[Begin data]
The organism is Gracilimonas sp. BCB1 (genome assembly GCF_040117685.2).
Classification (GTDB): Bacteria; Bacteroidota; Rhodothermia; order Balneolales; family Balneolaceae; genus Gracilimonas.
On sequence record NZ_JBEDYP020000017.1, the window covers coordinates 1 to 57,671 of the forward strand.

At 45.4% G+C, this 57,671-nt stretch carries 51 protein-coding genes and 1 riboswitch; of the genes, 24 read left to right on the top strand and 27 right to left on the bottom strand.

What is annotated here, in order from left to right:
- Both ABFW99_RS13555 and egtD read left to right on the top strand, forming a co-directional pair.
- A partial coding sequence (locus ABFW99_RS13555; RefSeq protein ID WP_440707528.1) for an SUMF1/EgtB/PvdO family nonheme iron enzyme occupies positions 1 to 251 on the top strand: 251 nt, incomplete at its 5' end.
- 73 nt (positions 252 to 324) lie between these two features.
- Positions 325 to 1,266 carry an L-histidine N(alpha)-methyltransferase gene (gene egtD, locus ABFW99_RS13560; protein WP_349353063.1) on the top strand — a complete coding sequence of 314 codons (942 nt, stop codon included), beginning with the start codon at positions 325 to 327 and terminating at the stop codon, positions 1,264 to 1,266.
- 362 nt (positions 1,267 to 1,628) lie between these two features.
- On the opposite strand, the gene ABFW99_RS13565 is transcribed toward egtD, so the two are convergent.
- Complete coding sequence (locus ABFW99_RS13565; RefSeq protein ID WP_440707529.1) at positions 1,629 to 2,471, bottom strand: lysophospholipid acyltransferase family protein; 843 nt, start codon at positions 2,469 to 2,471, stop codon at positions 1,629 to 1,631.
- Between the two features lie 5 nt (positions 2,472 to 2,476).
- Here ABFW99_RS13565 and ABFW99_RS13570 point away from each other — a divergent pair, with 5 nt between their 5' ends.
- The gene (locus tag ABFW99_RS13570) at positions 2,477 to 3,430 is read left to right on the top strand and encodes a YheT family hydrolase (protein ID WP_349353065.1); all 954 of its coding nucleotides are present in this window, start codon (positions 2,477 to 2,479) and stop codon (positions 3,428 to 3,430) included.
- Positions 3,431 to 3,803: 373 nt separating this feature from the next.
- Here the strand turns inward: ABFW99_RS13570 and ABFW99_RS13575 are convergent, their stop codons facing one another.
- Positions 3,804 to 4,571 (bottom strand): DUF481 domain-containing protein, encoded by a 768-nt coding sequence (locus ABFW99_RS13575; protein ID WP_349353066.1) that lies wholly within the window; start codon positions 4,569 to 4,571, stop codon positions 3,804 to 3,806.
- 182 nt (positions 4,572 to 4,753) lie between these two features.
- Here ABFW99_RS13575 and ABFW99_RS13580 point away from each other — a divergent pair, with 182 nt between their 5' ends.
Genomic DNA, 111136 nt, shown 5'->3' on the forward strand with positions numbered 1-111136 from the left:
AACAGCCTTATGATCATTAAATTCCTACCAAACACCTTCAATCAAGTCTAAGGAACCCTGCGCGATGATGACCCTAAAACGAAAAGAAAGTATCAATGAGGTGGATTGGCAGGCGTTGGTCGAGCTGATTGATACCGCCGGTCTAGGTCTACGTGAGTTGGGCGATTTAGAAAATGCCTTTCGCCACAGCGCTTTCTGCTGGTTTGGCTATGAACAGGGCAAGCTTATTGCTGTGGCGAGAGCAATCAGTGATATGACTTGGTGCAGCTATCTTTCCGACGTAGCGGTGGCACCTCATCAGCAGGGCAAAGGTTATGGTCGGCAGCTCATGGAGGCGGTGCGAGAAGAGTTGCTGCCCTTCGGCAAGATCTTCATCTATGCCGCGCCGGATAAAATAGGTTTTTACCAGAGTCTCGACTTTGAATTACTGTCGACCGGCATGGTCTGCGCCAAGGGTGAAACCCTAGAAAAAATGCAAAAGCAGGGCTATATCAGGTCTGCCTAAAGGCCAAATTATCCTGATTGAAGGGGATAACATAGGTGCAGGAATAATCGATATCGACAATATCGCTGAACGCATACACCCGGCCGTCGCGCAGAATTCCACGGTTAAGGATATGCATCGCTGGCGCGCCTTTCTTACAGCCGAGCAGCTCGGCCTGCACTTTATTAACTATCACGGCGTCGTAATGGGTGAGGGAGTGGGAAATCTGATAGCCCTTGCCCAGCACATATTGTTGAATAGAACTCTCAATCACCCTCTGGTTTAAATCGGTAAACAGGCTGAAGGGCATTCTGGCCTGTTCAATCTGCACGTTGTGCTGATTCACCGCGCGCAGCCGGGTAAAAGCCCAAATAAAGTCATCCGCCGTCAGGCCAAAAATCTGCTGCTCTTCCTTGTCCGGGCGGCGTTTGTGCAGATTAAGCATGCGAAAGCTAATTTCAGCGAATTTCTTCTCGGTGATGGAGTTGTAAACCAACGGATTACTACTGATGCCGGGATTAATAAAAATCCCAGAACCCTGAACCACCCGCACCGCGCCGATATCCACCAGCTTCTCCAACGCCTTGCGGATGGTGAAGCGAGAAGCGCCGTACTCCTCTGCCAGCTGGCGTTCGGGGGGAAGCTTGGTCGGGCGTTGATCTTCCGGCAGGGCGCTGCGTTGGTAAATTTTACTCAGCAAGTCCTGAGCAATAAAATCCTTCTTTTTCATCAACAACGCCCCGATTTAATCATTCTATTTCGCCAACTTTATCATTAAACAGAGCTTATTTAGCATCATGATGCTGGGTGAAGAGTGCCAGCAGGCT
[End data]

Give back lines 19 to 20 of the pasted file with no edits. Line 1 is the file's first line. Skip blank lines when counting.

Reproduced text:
- 182 nt (positions 4,572 to 4,753) lie between these two features.
- Here ABFW99_RS13575 and ABFW99_RS13580 point away from each other — a divergent pair, with 182 nt between their 5' ends.